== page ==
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Energy Expenditure, Diet and Body Fat in Children

This study has been completed.
Sponsor:
Information provided by:
National Heart, Lung, and Blood Institute (NHLBI)
ClinicalTrials.gov Identifier:
NCT00024817
First received: September 28, 2001
Last updated: June 23, 2005
Last verified: August 2004
  Purpose

To characterize the pattern of change over a two year period in energy expenditure and energy intake in two cohorts of American Indian (AI) children.


Condition
Cardiovascular Diseases
Heart Diseases
Obesity

Study Type: Observational
Study Design: Observational Model: Natural History
Time Perspective: Longitudinal

Resource links provided by NLM:


Further study details as provided by National Heart, Lung, and Blood Institute (NHLBI):

Study Start Date: September 1999
Estimated Study Completion Date: August 2002
Detailed Description:

BACKGROUND:

Obesity is highly prevalent in American Indian children, increasing their risk for the development of cardiovascular disease, hypertension and diabetes. Although increasing energy expenditure, through increasing physical activity, and decreasing dietary fat intake should slow the rate of body fat gain, it appears that children actually decrease their physical activity as they mature from pre-to post-pubescence. Several studies have shown that the decline in activity is greater in females than in males, and greater in non-whites than in whites; however, other studies have not supported these findings. Further, there were no data available in American Indian children, which is a population at greatest risk. Additionally, inconsistencies have been reported with respect to the relationship between body weight or body fat and energy intake or dietary fat intake. At the heart of the problem is the difficulty in measuring self-reported physical activity and dietary intake accurately. Accurate self- report measures are necessary for use in the large scale studies that are required to investigate relationships between physical activity and dietary intake and disease. The Healthy People 2000: National Health Promotion and Disease Prevention Objectives include seven objectives emphasizing increasing physical activity in children and adolescents.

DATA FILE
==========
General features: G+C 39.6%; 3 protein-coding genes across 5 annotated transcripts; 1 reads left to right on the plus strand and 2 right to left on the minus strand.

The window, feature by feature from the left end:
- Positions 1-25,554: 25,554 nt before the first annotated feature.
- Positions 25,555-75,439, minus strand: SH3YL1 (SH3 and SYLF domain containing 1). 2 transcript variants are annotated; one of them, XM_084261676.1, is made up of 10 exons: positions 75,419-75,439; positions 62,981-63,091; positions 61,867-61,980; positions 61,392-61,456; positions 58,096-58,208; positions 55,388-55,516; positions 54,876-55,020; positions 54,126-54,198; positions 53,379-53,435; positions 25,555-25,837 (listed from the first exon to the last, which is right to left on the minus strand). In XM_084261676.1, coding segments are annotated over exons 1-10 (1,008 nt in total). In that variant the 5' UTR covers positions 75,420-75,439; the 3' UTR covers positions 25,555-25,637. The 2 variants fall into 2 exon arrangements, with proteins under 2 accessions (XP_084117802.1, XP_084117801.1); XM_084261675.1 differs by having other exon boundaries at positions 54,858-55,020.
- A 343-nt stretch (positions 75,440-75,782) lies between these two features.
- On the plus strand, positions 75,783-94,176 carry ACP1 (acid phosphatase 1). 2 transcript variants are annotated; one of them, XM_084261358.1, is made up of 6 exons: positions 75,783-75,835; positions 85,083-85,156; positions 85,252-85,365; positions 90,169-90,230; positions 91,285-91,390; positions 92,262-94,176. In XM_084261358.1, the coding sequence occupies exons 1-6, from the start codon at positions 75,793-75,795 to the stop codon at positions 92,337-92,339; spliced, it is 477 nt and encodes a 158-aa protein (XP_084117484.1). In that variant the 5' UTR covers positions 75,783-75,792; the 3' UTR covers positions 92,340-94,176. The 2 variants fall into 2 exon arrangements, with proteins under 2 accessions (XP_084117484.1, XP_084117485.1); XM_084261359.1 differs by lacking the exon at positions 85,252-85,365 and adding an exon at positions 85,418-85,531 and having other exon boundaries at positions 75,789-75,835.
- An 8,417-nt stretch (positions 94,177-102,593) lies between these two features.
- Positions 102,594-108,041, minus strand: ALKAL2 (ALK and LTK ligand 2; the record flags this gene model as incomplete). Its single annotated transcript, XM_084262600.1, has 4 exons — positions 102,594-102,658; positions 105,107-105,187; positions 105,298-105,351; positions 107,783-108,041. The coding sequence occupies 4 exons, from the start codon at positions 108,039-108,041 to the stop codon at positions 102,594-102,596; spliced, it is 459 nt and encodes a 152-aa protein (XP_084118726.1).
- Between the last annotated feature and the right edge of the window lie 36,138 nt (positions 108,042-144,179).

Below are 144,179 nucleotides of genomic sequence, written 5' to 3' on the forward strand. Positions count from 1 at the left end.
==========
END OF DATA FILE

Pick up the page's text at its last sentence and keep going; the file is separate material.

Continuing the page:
DESIGN NARRATIVE:

This study had a combined longitudinal and cross-sectional design in which the investigators modified the best existing methods for the self-report of physical activity and dietary intake in children and adolescents, and evaluated their validity using total energy expenditure (TEE) measured by doubly labeled water (DLW) as the criterion. They then used these methods to measure physical activity and dietary intake in two age cohorts of male and female American Indian children (8-10-years and 11-13-years) at baseline and two years later, with two sets of interim measurements. Change in TEE from baseline to the two-year follow-up was also measured using DLW and the TriTrac accelerometer. Equations for the estimation of percent body fat were cross-validated for this population. The study filled an existing gap by improving existing instruments for the measurement of physical activity and dietary intake in children and adolescents, and provided longitudinal data on change in these variables in the same children over time, plus provided cross-sectional data for each age and gender group to compare to the existing literature.

  Eligibility

Ages Eligible for Study:   8 Years to 15 Years
Genders Eligible for Study:   Both
Accepts Healthy Volunteers:   No
Criteria

No eligibility criteria

  Contacts and Locations
Choosing to participate in a study is an important personal decision. Talk with your doctor and family members or friends about deciding to join a study. To learn more about this study, you or your doctor may contact the study research staff using the Contacts provided below. For general information, see Learn About Clinical Studies.

Please refer to this study by its ClinicalTrials.gov identifier: NCT00024817

Sponsors and Collaborators
Investigators
Investigator: Judith Weber Arkansas Children's Hospital Research Institute
  More Information

No publications provided

ClinicalTrials.gov Identifier: NCT00024817     History of Changes
Other Study ID Numbers: 986
Study First Received: September 28, 2001
Last Updated: June 23, 2005
Health Authority: United States: Federal Government

Additional relevant MeSH terms:
Cardiovascular Diseases
Heart Diseases

ClinicalTrials.gov processed this record on November 27, 2014